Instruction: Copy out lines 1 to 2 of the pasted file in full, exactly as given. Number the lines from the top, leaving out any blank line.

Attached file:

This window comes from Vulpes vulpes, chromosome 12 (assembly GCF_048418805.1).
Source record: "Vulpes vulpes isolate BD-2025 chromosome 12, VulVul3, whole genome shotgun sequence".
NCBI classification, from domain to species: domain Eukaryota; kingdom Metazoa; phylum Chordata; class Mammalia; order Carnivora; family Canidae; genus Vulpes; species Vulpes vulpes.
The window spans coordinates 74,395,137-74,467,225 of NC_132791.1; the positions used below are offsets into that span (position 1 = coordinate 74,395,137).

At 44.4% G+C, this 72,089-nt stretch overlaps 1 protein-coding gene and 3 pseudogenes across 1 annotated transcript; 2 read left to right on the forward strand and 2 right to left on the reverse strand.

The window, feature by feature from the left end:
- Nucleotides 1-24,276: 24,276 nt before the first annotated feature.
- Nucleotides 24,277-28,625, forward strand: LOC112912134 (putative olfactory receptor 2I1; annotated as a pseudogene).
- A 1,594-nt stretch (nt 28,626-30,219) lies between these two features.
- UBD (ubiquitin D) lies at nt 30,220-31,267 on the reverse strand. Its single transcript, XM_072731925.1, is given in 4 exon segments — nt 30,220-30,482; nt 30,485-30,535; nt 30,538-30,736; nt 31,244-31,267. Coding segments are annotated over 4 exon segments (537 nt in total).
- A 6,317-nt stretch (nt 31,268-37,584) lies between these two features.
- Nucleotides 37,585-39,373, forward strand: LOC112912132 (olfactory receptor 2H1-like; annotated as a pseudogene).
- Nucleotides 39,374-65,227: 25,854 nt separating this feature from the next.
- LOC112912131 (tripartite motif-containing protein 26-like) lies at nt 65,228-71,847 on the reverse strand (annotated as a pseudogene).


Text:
This window comes from Vulpes vulpes, chromosome 12 (assembly GCF_048418805.1).
Source record: "Vulpes vulpes isolate BD-2025 chromosome 12, VulVul3, whole genome shotgun sequence".